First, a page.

The model adopted in the automated environment using nonroman scripts was the mixed model as in Figure C, above, with the added requirement of romanizing the complete bibliographic description. The libraries participating in the bibliographic networks are abl e to process their own materials in the original script as well as use the data created by others.

After decades of building a complex of standards for descriptive cataloging, subject analysis, classification, machine readable encoding, romanizations, character sets, etc., libraries in the 1990's are now looking at simplification of the cataloging process. Cataloging of materials to the full extent of these standards has become an extrememly expensive operation. Libraries have been experiencing funding problems for the past two decades and h ave reached a point of maximizing the availability of using cataloging copy from other sources. They have now turned their attention to minimizing the amount of necessary data to maximize the produc tivity of their shrinking cataloging staff.

To address the problems being faced by the libraries of North American, the Library of Congress formed the Cooperative Cataloging Council (CCC) in January of 1993. The group was formed to develop a strategic plan for the national cooperative cataloging progra m. The five main goals of the program are:

  1. Increase timely availability of bibliographic and authority records in a more cost-effective manner;
  2. Develop and maintain mutually acceptable standards for records;
  3. Promote timely access and cost-effectiveness in cataloging and expand pool of catalogers using the mutually accepted standards;
  4. Increase the sharing and use of foreign bibliographic and authority records;
  5. Provide for ongoing planning and operations among participants to further the mission.

In the Spring of 1994 following the successful report of the Standards Task Group which developed standards for a "core level" bibliographic record, the CCC appointed a task group to apply these principles to the JACKPHY (Japanese, Arabic, Chinese, Korean, Pe rsian, Hebrew, Yiddish) languages. In addition to defining the necessary script elements for a core record (Latin script elements were defined by the work of the Standards Task Group), this group de fined a fundamental problem as the lack of vernacular script data in authority files. The issue was not establishing headings in the vernacular scripts, it was to include vernacualr script forms in the authority record. It was generally agreed that the authoritative form in a North American library is that which is established in the Anglo-American Name Authority File. The USMARC format alrea dy has the provision for including nonroman script data in much the same manner as it is included in the bibliographic formats as alternate graphic representations. It has yet to be implemented. Th is is partly due to the integrated nature of authority record creation in North America. Authority records are created at the Library of Congress in its automated system (MUMS), and also by research libraries in the network of their choice--either OCLC or RLIN. These systems regularly send new and updated headings for inclusion in the other databases, and are never more than 24 hours out of sy nchronization. BUT, not all of the three systems have the same nonroman script capabilities and, in fact, MUMS does not currently allow the creation or display of any nonroman scripts.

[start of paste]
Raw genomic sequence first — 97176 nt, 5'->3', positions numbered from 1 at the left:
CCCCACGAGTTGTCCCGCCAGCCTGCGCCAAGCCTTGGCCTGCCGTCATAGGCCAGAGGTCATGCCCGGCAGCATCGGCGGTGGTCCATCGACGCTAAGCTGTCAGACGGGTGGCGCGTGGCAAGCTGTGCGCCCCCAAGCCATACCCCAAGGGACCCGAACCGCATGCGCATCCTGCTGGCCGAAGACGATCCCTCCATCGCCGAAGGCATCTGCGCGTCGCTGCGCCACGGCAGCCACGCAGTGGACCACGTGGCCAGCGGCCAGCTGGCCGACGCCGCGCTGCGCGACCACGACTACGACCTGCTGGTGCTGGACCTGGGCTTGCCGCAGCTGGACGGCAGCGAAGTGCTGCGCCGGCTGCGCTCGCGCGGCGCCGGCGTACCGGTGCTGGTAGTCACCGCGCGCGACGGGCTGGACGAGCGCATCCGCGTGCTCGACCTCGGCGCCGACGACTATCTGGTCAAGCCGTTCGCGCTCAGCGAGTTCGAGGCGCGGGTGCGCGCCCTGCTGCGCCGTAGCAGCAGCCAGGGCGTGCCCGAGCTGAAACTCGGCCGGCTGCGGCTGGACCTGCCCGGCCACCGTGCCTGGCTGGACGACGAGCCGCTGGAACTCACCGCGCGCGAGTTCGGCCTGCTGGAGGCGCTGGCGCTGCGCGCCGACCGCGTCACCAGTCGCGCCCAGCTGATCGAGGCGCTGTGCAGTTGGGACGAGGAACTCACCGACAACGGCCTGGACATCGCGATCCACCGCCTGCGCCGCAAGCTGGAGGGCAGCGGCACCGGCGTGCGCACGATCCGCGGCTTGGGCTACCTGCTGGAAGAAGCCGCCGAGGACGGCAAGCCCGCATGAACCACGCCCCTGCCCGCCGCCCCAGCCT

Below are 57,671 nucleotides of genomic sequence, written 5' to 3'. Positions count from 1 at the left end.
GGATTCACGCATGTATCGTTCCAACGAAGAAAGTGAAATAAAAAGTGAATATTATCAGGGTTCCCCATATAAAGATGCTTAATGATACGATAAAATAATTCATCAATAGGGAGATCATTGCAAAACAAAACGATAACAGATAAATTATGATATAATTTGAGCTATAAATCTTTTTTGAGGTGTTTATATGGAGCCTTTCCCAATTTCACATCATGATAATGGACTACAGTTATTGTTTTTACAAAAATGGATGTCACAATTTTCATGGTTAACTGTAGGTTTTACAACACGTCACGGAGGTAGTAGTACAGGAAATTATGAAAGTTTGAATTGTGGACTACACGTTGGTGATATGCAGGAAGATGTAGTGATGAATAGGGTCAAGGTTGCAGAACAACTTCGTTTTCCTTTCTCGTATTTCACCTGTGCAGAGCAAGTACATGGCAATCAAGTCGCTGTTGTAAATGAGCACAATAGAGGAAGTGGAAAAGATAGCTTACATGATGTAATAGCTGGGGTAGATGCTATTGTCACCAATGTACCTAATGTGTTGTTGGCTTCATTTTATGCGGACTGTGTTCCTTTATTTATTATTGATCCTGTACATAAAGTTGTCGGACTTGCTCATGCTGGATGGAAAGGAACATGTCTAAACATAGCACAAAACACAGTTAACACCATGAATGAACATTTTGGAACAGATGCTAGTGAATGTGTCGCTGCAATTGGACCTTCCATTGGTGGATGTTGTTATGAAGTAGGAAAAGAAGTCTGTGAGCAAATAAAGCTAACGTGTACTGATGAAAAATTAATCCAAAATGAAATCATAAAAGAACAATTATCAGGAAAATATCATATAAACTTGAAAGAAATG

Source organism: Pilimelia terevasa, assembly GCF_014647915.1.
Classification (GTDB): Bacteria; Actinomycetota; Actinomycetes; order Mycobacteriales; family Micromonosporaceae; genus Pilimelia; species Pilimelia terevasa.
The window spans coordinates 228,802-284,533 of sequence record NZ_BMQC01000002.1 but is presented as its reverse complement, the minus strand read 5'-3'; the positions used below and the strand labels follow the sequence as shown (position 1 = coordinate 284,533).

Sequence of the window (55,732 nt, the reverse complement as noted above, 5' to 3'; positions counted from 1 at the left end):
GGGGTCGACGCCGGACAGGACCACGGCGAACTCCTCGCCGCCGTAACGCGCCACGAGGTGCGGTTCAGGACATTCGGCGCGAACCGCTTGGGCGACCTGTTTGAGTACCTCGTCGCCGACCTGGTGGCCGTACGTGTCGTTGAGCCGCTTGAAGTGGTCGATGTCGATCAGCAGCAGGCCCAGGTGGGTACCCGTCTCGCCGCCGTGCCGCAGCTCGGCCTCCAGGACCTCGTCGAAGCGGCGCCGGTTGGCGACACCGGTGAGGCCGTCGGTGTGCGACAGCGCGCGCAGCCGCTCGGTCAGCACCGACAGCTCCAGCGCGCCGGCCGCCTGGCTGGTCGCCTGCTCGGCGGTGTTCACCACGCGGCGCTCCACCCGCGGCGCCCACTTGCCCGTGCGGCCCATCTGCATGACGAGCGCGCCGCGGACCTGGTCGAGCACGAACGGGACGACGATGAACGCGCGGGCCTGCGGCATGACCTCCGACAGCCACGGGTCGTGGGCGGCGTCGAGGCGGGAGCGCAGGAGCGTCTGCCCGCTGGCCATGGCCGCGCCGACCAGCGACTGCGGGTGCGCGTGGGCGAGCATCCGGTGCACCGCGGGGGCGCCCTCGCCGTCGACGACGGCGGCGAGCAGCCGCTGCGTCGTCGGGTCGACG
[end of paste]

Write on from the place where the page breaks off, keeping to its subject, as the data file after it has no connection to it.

The challenge now facing the libraries of North American in the area of nonroman script cataloging is the international exchange of data. The libraries of North American have now developed standards for cataloging, character sets, data formats, subject anal ysis, classification, etc. The task ahead is to begin to develop the necessary programs to translate these formats to and from those in use in the countries where the scripts are native. And in are as where the direct translation of formats would cause a lose of data, begin to discuss and negotiate with the concerned parties so that all could benefit form the international exchange of bibliogra phic data.